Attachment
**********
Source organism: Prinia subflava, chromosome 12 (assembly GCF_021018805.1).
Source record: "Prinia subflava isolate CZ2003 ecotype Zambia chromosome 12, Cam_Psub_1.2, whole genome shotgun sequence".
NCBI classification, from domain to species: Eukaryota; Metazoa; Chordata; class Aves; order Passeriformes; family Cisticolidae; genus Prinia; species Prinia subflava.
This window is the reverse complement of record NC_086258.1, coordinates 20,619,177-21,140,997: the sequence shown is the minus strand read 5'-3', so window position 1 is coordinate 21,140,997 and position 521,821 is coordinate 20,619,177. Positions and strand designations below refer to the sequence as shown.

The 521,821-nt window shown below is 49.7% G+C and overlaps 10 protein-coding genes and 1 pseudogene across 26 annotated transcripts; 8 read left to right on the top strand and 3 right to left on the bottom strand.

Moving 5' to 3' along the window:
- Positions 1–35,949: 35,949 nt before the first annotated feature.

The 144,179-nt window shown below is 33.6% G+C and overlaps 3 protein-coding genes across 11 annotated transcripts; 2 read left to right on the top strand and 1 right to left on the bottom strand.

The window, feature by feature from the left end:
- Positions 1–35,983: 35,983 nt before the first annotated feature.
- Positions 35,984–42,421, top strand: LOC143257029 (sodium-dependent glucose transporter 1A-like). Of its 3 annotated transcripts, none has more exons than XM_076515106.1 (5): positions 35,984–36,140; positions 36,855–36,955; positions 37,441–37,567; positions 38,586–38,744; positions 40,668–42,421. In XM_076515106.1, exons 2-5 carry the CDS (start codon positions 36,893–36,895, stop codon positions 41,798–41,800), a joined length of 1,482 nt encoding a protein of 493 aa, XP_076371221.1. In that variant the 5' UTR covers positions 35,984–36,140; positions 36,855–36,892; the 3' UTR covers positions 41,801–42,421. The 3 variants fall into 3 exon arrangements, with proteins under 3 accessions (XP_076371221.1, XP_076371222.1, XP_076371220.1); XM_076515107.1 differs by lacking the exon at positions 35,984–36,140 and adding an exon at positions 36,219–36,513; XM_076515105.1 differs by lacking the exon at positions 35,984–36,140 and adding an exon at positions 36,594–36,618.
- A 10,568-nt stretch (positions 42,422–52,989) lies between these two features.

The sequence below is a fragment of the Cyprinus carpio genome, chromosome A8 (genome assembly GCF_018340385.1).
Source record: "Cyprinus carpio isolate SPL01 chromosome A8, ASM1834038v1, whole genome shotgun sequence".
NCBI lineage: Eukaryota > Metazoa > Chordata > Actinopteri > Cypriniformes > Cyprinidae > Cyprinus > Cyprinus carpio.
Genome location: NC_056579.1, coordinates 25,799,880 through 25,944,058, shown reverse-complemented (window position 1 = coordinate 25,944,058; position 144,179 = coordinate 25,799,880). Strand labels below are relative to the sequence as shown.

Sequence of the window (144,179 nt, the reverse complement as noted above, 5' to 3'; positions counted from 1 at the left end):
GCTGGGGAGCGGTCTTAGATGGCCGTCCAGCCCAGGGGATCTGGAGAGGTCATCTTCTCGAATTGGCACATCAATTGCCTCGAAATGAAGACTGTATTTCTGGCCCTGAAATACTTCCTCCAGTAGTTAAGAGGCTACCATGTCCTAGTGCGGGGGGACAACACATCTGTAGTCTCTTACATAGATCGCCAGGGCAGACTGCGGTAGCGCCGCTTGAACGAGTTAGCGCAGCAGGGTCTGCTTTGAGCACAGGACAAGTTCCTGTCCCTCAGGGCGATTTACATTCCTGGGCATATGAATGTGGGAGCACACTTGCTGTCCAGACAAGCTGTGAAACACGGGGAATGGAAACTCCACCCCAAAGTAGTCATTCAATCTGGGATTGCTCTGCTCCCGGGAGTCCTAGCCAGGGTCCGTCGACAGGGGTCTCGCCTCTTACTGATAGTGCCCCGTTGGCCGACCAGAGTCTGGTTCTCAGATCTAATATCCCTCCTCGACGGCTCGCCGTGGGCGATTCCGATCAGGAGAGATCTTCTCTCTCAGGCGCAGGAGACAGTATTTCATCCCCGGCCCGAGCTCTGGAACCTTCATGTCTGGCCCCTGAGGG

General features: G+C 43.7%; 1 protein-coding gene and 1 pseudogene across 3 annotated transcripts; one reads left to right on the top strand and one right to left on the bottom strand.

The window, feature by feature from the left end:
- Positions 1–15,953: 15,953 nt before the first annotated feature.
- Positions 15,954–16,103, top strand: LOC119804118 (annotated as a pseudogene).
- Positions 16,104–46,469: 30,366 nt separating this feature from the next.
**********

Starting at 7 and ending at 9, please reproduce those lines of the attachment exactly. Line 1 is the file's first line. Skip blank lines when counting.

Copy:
- Positions 1–35,949: 35,949 nt before the first annotated feature.

The 144,179-nt window shown below is 33.6% G+C and overlaps 3 protein-coding genes across 11 annotated transcripts; 2 read left to right on the top strand and 1 right to left on the bottom strand.

The window, feature by feature from the left end: